Monday , May 27 2024
"My big writing moment of clarity came when I read Stephen King's On Writing."

Interview with Christine Rose, Author of Rowan of the Wood

Christine Rose is an author, artist, and filmmaker. She has produced two documentary films and has credits on The first film enjoyed a theatrical premiere in Paris and a considerable amount of international press. In addition, she has had articles appear in several magazines, including MovieMaker Magazine and IndieSlate Magazine discussing her career as an independent filmmaker. She's the author of the middle grade novel, Rowan of the Wood, a Finalist for the 2008 National Best Books Award in the Young Adult Fiction category.

Thanks for this interview, Christine. Who is your target audience?

When asked that question at events, my husband quips, "9-99"! We have a 12-year-old protagonist who's possessed by a 1400 year old wizard (aged about 40), so it's truly a crossover book. The content is appropriate for all ages, and the reading level starts around nine years old. That said, we've had someone as young as 4 read it! That's one advanced reader! At the same time, many, many adults have enjoyed Rowan of the Wood as well! There is a wonderful tragic love story mixed with ancient Celtic lore all woven into a modern-day, magical adventure tale.

What type of writer are you — the one who experiences before writing, like Hemingway, or the one who mostly daydreams and fantasizes?

A little of both. I definitely write from actual experiences, especially feelings. It's how I work through some emotional things, especially hard things like betrayal and feelings of worthlessness, or existential thought. If I'm hurting or stressed, I find it helpful to work through it by giving it to my characters. It makes their experiences very real.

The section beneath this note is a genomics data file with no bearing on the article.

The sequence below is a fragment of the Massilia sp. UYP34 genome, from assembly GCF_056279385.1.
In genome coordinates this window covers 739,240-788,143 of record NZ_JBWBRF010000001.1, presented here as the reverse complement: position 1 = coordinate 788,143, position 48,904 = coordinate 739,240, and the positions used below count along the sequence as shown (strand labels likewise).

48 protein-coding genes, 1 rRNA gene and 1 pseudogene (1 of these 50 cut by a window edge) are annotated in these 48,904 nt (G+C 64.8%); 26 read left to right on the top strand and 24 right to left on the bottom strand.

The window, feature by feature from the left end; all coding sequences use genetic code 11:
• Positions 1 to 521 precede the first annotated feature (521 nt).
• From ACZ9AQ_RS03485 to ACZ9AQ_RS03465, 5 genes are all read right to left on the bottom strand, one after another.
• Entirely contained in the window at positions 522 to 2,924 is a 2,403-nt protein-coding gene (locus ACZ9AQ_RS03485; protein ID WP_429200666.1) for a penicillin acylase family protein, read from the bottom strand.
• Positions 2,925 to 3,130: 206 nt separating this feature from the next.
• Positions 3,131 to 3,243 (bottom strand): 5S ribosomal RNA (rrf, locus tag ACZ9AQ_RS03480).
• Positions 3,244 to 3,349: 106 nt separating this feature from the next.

Agatha Christie got her best ideas while eating green apples in the bathtub. Steven Spielberg says he gets his best ideas while driving on the highway. When do you get your best ideas and why do you think this is?

Some of my best ideas come to me just as I'm about to fall asleep, which can be rather annoying! I then have to get up and write them down. I can't just keep a notebook by the bed because I would forget to look at it the next day. The notes have to be by the computer, because that's where I live most of the time. I think I get these ideas just as I'm about to fall asleep because I'm the most relaxed then. I often kid my husband that I don't know how to relax, which isn't far from the truth. I'm rather a workaholic, and I think it's learned behavior from being self-employed for so long. There are so many different hats you have to wear on any given day. Author is just one of them.

From the moment you conceived the idea for the story, to the published book, how long did it take?

From concept to publication was three years. And it's going to be nearly as long for the sequel! But the writing part is taking much longer for the sequel, Witch on the Water, whereas the publishing part (finding a publisher, revising, etc) was longer for Rowan of the Wood. We've been working on the sequel already for 1.5 years. It should be published later this year, though. Hopefully we'll cut off another year in the process for the third book!

Do you write non-stop until you have a first draft, or do you edit as you move along?

I certainly write the first draft before doing any editing. The story flow moves better that way for us. After I complete the first draft, I hand it over to my husband/co-author who takes it, alters it, and introduces sub-plots for the second draft. I take it back over for the third, and so on. After the fourth or fifth draft, we sit down and read it cover to cover together, looking for continuity problems, etc. Then the fine editing begins! It's a long process to say the least.

They say authors have immensely fragile egos… How would you handle negative criticism or a negative review?